It sounded unassuming enough: an email from Leahy’s office, wondering if I’d like to come and cover a press conference on something called the Fraud Enforcement and Recovery Act. The point is to hire additional FBI agents and prosecutors to pursue mortgage fraud and other white-collar crime. And after a great deal of GOP bluster, Leahy passed the bill this noon with a fairly comfortable margin: 92 to 4. So this would be a victory lap. Perfect.
And as with the credit card folks, my feelings toward bankers these days are not warm. So I headed over to the press conference at noon with an appetite for banker, only to get stopped at the Senate Appointments Desk (had appointment, did not have credentials).
Which was fine. A Leahy staffer swung by the desk and sprung me, and took me to a small but opulent little wooden elevator. When the doors closed, he lowered his voice.
“Specter is switching parties,” he said.
I was stunned. Even though the blogosphere had been populated with fairly convincing rumors over the last few weeks, Specter always struck me as the sort to tough it out with the GOP.
“When did you get that news?” I asked.
The staffer checked his Blackberry. “Seven minutes ago,” he said. Which is to say that the news was only breaking, at this moment, in the rest of the Senate and the Capitol beyond.
But reporters had the word by the time we hit the Senate Radio and Television Gallery. Believe that: the room wasn’t full, but it was pulsing, like somebody’d suddenly closed an electric circuit. Leahy’s press conference was on the agenda, but nobody was kidding anybody: Specter was Topic A.
Still, Leahy and his colleagues Chuck Grassley (R-Iowa) and Edward “Ted” Kaufman (D-Del) did their level best to sell the Fraud Enforcement and Recovery Act. Leahy is at his best in this sort of prosecutorial setting. He managed to get off one of his simplest, strongest, best lines ever, speaking of those perpetrating mortgage and other sorts of high-buck fraud: “I want them to go to jail. I want them to sit in a little tiny cell for years and years and years and think of the lives they’ve ruined.”
But finally there was no denying the physics of the room, and when the Q/A began, the first question came from NBC, and it was all Specter all the time from that point forward.
Because Leahy and Specter have been so close over the years, the media seemed to sense that the Senator from Vermont had insight. And they wanted it.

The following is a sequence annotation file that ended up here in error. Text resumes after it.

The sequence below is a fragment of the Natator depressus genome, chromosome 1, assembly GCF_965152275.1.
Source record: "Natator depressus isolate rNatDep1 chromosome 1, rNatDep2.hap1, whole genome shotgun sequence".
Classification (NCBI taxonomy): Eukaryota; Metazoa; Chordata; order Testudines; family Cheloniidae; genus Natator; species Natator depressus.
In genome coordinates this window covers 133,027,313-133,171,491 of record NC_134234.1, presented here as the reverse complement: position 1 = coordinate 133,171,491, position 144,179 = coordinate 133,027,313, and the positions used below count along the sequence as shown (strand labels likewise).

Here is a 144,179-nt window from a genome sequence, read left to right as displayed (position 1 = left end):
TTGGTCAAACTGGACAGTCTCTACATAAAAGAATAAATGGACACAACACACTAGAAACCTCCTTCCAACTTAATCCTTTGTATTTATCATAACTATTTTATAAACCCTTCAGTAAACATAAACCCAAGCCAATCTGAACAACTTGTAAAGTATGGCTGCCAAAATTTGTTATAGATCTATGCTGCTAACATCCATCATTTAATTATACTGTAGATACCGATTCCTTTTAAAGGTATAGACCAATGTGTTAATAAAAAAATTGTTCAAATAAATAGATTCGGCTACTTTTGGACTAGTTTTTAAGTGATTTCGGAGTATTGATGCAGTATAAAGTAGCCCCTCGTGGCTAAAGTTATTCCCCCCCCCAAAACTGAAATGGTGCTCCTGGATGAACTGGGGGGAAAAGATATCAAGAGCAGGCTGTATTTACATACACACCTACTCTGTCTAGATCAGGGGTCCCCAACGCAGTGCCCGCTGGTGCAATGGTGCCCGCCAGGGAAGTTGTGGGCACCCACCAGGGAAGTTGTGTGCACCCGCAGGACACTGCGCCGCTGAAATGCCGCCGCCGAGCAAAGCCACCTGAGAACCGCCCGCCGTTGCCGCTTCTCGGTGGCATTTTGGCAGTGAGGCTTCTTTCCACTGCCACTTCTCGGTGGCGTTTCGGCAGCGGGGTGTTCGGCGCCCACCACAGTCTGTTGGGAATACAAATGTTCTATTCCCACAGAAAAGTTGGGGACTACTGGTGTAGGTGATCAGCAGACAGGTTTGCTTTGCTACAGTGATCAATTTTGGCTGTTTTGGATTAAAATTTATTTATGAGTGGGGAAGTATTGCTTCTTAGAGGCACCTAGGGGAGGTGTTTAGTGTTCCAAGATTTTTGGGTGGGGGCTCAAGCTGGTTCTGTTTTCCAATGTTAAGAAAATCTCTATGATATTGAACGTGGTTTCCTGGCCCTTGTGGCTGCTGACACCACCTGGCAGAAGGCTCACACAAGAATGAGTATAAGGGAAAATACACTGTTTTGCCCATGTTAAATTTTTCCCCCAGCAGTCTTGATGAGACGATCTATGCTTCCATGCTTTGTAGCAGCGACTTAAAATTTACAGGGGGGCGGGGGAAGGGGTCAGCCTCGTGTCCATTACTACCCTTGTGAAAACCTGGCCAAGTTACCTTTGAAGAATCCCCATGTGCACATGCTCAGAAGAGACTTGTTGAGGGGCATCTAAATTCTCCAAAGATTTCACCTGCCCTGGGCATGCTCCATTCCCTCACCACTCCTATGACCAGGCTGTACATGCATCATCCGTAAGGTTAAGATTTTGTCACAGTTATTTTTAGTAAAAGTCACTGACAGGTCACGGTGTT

And Leahy didn’t flinch.
He took the question head on, and let the GOP have it where it hurts: right in the old Jeffords. “I got the impression,” Leahy said, very much more in sorrow than in anger, “that [Specter] went through much the same that Jim Jeffords did from Vermont, and feeling that the Republican Party, a great party in this country, had left him, not the other way around.”
And when the press pressed him on whether he’d known in advance about the Specter switch, Leahy pointed out that in cases like these, the press is usually the last to know.
Which led to my own shining moment in the national spotlight. With great fanfare, I present an excerpt from the official transcript, entirely unedited:
LEAHY: “But we knew [about the Jeffords switch] in Vermont. We knew it long — apparently long before anybody down here. It was well talked about. I see Bill Baroonth (ph) here from Vermont. He knows everybody was talking about it before it happened. And it wasn’t a case — I mean, the Jeffords, the whole family, a long line of distinguished members of the Republican Party, but it was too much and he left.”
That’s right, baby: Bill Baroonth was in the house. How proud, how justifiably proud, my mother, Mrs. Baroonth, will be tonight.
The media wanted more, but Leahy’s people are tuned like a Swiss watch, and they had him out of there and over to the Capitol steps for a photo op before anyone could bat an eye. It was kids from Essex, and from some little hamlet in Virginia, and it made you remember what all this political sturm and drang was really about.
It gave you, cheesy as it may sound, Hope. Especially if you took the time to read the fine print on the t-shirts.
Back at Welch’s office, later in the day, they broke out the samples of Cabot Cheddar, and we talked over his afternoon trip to the White House. Obama had hosted the Progressive Caucus, for a free-wheeling discussion of health care and the Supplemental covering Iraq and Afghanistan.
Running on no sleep, my mouth full of sharp warm cheddar cheese, I couldn’t help but wonder: How in God’s name do they keep going at this pace every single day? Because everybody in the room was still kicking around the finer points of Single Payer versus Public Plan, and loving it.
Especially Welch. He offered me another piece of cheese and then ripped into another himself, and I mean with real gusto, like a man who finds himself precisely, to the half inch, where he ought to be.
[Many, many thanks to the Welch and Leahy folk who hosted me over the last two days. Much appreciated.]